The prospects of rising market volatility, global political uncertainty and a major market pullback are prompting many investors to look for stocks that hedge against a market downturn. The $44.3 billion MFS Value Fund (MEIAX) has beaten 89% of its large-cap peers for the year-to-date by searching for companies with "durable business models," ample free cash flow, judicious reinvestment thereof and attractive valuations, Barron's reports, citing data from Morningstar Inc.

Fund co-manager Nevin Chitkara told Barron's that among MFS Value Fund's favored stocks are: banks Citigroup Inc. (C), JPMorgan Chase & Co. (JPM), Wells Fargo & Co. (WFC) and U.S. Bancorp (USB); tobacco company Philip Morris International Inc. (PM); drug makers Pfizer Inc. (PFE) and Johnson & Johnson (JNJ); and medical equipment maker Medtronic PLC (MDT). All eight were in the fund's top 11 holdings as of June 30 and accounted for slightly more than 24% of the portfolio's total value, as of that date, according to Morningstar.

Not Bargain Hunters

While the managers of the MFS Value Fund look for attractive valuations, they are not hunting for extreme bargains, according to Barron's. That is, they don't look for distressed companies selling at huge discounts. Instead, they seek out solid companies with strong balance sheets and excellent long-term prospects, which they tend to hold for an average of eight years, Barron's adds. The fund usually lags when the broader market is experiencing a rapid surge or when investors are piling into distressed stocks. For the year-to-date through August 10, the fund delivered a total return (including dividends) of 8.65%, versus 10.25% for the S&P 500 Index (SPX), per Morningstar.

Reasons for MFS' Picks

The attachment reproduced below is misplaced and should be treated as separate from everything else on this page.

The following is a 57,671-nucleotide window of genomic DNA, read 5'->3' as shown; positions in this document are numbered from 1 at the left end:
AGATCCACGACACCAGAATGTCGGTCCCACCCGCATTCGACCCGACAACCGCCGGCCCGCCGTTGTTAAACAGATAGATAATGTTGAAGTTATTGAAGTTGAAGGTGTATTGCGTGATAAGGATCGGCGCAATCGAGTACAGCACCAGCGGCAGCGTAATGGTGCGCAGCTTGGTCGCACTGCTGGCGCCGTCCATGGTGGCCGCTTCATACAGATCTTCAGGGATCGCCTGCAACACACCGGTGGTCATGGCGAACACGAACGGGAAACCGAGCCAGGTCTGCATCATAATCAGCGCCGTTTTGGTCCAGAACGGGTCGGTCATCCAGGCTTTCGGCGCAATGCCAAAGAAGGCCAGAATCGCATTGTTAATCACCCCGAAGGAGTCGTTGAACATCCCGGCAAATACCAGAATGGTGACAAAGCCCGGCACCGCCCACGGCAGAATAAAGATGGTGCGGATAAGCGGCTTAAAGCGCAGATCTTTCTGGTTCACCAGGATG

Chitkara told Barron's for its August 10 story that banks have strengthened their balance sheets since the financial crisis, and are still attractively priced despite their post-election appreciation. Additionally, they are generating significant amounts of cash that can be returned to shareholders. He also indicated that "there is the potential for regulation to get a bit easier," while rising interest rates would be "an additional catalyst." (For more, see also: Banks Are Hidden Gems For Investors, Goldman Says.)

Philip Morris is viewed as an "overlooked staple" by Chitkara. The stock has been in the fund's portfolio since 1996, he added, and a new reduced-risk product called Iqos, which seems to be much safer than cigarettes because it heats rather than burns tobacco, has had promising trials. (For more, see also: Why Philip Morris Is Up 24% in 2017.)

Global drug companies, such as Pfizer and Johnson & Johnson, are diversified against the risk of pricing pressure in the U.S. market, he says. President Trump has raised this risk by promising to take action against drug price hikes.

The fund tends to avoid biotech companies that concentrate on one product. Medical equipment maker Medtronic, meanwhile, is generating significant free cash flow and is returning it to investors, shrinking the share base and thus propelling both EPS and its share price upwards. Moreover, Chitkara says that the company is an innovator with pricing power.

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